Making Unique Observations in a Very Cluttered World

Tuesday, 9 October 2012

REPORT: 350 million people worldwide have depression... -

REPORT: 350 million people worldwide have depression... - 

More than 350 million people suffer from depression globally, the World Health Organization said, ahead of World Mental Health Day on Wednesday, calling the disease a "global phenomenon". One of the best ways to treat depression was to talk openly about it, the WHO said, adding that medicine was not the only solution.

More than 350 million people suffer from depression globally, the World Health Organization said, ahead of World Mental Health Day on Wednesday.

"It is not a disease of developed countries, it is a global phenomenon. It's present in both genders and in rich and poor populations," Dr Shekhar Saxena, head of the WHO's mental health and substance abuse department, told reporters in Geneva.

No region is free from the disorder and around five percent of the world's population suffers depression in the course of a year, the health expert said.

Fifty percent more women suffer symptoms than men, said Saxena, who added that post-natal depression affected one in five mothers and one in 10 of all young mothers in the developed world.

According to the UN's global health arm, depression is more than just a bout of the blues, rather a "sustained feeling of sadness for two weeks or more" which interferes with "work, school or home".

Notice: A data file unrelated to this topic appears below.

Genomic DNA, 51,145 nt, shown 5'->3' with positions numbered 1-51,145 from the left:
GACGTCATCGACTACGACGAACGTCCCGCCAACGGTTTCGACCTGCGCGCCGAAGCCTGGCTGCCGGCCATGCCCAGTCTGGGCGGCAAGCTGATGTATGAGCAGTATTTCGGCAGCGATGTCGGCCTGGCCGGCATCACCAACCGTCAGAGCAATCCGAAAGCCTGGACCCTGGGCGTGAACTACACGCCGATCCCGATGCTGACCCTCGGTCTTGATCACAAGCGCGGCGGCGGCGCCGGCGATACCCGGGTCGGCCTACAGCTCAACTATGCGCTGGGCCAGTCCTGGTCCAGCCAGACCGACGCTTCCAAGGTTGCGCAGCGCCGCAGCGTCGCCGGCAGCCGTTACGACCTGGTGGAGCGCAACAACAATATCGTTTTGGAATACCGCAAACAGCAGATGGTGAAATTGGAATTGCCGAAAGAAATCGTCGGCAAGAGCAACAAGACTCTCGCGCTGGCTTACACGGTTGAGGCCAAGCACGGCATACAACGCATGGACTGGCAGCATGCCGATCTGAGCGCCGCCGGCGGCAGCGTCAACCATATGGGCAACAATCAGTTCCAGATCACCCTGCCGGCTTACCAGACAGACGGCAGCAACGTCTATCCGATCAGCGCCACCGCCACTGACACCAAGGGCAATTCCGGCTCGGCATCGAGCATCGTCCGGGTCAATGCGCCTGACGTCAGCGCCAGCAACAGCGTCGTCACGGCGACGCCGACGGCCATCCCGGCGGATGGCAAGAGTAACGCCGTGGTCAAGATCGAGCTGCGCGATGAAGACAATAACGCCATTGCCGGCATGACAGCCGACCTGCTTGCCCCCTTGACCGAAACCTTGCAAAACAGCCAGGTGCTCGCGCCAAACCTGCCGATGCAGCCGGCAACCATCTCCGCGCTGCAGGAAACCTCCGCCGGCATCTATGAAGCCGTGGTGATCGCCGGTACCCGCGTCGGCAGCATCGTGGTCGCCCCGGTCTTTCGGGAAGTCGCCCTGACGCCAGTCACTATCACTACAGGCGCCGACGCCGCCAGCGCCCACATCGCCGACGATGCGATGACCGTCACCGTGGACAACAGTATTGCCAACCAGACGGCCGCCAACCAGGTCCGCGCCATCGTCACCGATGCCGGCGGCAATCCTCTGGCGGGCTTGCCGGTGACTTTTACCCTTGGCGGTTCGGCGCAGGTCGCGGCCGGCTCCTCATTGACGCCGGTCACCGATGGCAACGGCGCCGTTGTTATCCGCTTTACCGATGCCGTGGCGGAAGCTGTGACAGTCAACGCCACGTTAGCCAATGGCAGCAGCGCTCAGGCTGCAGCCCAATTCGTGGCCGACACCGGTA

At its worst, depression can lead to suicide, the WHO expert said, citing a "very clear correlation".

Nearly one million people take their lives every year and more than half of them have depression, Saxena said, although he noted that it was not the sole cause.

"Depression has existed for centuries, the news is, we're not doing anything about it," said Saxena, noting that the shame associated with having the illness meant that fewer than half of those with depression received the care they need.

The figure dropped to less than 10 percent in many countries, he added.

Effective treatment was available, Saxena said, but health workers needed to do more to spot the signs of depression in people who complained of other symptoms, particularly in children as young as 12 and young adults who they did not expect to have the illness.

One of the best ways to treat depression was to talk openly about it, the WHO said, adding that medicine was not the only solution.

"It should not be taken for granted that depression means taking pills," Saxena said.


AP publishes unflattering pic of Romney bending over -

AP publishes unflattering pic of Romney bending over - 

It was a news photo that, as Gawker quipped, was "ripe for captioning." 
A pic of Mitt Romney bending over, while a seemingly astonished schoolgirl stands behind him, mouth agape. 
The photograph, posted Monday by The Associated Press for all to see, has since surged across the Internet. The candidate riding a wave of confidence from last week's debate performance was suddenly made, pardon, the butt of jokes.